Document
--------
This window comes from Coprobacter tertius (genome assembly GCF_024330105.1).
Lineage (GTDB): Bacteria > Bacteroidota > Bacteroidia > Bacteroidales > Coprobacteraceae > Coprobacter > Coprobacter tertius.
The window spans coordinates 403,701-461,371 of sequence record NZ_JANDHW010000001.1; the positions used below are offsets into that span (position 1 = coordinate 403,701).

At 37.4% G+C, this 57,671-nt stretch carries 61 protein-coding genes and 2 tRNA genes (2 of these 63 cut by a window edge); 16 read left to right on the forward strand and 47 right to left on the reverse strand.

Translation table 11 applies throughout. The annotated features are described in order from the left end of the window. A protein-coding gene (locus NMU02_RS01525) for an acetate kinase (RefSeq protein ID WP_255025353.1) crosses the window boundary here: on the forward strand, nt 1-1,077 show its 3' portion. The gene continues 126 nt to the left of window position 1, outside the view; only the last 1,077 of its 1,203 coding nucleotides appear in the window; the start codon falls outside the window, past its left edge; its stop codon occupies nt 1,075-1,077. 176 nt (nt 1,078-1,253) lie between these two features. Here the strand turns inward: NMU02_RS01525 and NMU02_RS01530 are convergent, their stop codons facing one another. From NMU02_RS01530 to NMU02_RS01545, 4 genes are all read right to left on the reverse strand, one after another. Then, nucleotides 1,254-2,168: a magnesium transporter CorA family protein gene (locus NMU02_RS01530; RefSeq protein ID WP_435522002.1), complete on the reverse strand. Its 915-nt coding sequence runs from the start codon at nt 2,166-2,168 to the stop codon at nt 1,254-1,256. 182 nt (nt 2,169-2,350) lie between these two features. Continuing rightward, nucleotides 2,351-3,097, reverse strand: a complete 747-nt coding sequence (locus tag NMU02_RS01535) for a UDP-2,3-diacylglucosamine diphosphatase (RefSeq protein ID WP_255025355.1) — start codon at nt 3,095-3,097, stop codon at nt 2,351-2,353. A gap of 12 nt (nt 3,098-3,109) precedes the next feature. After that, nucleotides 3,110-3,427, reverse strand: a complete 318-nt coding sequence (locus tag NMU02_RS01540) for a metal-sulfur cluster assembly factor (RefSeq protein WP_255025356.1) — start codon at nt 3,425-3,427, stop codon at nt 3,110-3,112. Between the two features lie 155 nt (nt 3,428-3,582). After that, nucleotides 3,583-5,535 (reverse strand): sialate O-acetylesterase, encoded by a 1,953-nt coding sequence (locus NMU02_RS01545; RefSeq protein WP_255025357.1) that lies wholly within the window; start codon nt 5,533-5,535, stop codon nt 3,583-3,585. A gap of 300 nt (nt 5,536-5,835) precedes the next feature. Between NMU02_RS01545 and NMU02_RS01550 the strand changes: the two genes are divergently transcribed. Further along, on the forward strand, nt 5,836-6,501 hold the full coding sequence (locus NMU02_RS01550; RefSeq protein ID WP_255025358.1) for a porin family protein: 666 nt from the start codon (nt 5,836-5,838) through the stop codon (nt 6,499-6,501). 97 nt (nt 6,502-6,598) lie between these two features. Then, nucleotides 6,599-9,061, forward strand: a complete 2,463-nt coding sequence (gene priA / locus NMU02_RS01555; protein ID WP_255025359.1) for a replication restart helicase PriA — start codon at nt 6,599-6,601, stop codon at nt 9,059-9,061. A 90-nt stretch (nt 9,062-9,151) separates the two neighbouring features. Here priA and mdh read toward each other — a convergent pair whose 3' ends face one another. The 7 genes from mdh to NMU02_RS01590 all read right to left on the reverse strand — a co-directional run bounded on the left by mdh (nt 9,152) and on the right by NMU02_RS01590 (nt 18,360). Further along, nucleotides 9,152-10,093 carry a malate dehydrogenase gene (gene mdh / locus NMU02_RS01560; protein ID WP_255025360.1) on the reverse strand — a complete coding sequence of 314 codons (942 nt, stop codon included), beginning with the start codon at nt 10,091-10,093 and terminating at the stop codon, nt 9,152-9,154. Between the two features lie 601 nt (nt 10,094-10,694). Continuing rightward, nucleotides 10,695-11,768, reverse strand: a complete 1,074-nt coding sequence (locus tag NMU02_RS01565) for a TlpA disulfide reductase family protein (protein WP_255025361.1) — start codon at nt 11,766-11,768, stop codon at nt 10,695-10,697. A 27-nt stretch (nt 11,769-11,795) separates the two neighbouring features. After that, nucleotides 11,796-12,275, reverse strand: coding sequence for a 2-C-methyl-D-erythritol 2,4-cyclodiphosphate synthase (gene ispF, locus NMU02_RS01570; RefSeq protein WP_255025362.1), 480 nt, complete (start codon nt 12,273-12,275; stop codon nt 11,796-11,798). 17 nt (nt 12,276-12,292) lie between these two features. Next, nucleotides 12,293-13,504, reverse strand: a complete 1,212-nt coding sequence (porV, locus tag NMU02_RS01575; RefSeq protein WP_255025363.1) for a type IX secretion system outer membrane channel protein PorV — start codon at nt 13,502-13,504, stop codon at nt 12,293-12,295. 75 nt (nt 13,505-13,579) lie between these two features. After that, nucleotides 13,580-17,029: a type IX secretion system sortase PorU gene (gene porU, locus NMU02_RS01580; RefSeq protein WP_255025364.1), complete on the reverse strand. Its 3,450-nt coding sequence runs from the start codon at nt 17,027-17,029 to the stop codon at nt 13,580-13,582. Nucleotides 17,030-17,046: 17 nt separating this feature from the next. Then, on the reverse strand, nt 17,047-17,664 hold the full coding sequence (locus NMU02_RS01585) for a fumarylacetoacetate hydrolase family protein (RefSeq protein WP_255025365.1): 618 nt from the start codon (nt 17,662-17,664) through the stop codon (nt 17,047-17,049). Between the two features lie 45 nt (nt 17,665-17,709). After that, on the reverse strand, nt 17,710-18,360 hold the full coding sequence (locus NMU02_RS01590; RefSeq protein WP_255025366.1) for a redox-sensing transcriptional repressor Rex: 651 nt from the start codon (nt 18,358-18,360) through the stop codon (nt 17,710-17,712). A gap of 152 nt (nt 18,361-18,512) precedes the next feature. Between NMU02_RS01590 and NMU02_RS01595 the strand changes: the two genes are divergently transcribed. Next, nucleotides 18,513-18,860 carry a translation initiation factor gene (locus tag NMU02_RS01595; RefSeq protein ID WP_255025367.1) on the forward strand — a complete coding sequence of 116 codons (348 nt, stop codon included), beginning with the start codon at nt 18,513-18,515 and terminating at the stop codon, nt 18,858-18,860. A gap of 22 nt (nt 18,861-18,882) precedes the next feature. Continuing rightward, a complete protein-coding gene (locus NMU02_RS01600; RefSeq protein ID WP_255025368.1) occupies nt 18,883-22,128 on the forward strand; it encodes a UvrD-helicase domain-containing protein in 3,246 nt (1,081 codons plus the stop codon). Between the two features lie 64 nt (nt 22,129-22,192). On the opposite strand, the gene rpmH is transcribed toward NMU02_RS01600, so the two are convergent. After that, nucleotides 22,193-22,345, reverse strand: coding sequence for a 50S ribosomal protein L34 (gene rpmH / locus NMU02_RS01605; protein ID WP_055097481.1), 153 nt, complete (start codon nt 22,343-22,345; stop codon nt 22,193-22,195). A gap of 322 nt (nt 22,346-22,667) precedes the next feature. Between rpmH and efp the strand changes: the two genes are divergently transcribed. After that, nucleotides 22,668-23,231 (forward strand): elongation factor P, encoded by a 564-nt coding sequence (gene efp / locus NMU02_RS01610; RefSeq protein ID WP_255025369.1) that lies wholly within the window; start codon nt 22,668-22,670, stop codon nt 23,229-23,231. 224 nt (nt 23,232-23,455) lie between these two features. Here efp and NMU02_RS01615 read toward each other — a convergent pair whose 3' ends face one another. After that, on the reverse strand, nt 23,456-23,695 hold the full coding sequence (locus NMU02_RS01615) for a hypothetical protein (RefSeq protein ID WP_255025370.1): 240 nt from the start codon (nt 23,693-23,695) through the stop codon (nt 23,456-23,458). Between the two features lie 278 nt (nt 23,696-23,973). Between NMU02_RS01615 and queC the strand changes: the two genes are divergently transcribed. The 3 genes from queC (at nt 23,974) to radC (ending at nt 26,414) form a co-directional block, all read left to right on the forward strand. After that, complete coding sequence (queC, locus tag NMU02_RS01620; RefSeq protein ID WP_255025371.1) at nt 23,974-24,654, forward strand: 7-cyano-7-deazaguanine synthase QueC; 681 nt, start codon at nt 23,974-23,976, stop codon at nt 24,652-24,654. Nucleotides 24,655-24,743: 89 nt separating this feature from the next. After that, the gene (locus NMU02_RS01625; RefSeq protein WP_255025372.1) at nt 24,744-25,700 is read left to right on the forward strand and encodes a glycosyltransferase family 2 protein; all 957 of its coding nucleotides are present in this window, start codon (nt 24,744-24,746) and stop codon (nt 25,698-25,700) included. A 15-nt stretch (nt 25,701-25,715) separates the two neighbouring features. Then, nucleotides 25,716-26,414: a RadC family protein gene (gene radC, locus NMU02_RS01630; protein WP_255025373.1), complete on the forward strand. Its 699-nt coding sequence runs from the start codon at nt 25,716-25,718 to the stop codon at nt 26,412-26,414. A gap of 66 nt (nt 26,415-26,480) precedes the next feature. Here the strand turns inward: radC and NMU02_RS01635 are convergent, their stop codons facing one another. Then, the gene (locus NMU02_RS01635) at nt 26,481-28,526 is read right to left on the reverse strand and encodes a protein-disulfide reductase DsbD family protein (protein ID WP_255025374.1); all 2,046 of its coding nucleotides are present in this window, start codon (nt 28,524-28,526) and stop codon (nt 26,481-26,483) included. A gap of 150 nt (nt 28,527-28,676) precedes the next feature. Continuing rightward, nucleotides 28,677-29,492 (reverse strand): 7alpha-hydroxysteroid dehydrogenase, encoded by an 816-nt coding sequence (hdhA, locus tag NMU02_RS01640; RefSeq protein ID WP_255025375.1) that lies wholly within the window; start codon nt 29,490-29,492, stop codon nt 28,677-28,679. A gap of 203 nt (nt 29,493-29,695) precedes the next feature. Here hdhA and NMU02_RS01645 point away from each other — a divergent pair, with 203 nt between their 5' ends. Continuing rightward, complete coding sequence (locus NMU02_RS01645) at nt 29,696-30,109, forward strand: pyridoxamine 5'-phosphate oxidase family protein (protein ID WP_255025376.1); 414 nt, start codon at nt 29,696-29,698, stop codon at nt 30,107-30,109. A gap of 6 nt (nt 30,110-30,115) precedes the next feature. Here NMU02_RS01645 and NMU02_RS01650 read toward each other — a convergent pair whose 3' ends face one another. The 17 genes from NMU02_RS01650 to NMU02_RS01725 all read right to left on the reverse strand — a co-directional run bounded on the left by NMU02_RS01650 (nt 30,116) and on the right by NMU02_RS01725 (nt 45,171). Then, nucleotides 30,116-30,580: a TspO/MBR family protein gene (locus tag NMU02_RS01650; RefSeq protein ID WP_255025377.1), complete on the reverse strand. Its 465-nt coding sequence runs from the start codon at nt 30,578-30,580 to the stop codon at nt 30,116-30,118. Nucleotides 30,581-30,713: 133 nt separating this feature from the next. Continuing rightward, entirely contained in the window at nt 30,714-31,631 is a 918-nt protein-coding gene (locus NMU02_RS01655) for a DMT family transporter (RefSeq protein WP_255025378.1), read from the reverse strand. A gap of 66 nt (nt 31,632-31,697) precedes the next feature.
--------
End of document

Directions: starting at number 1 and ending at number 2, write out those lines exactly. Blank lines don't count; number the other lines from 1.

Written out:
This window comes from Coprobacter tertius (genome assembly GCF_024330105.1).
Lineage (GTDB): Bacteria > Bacteroidota > Bacteroidia > Bacteroidales > Coprobacteraceae > Coprobacter > Coprobacter tertius.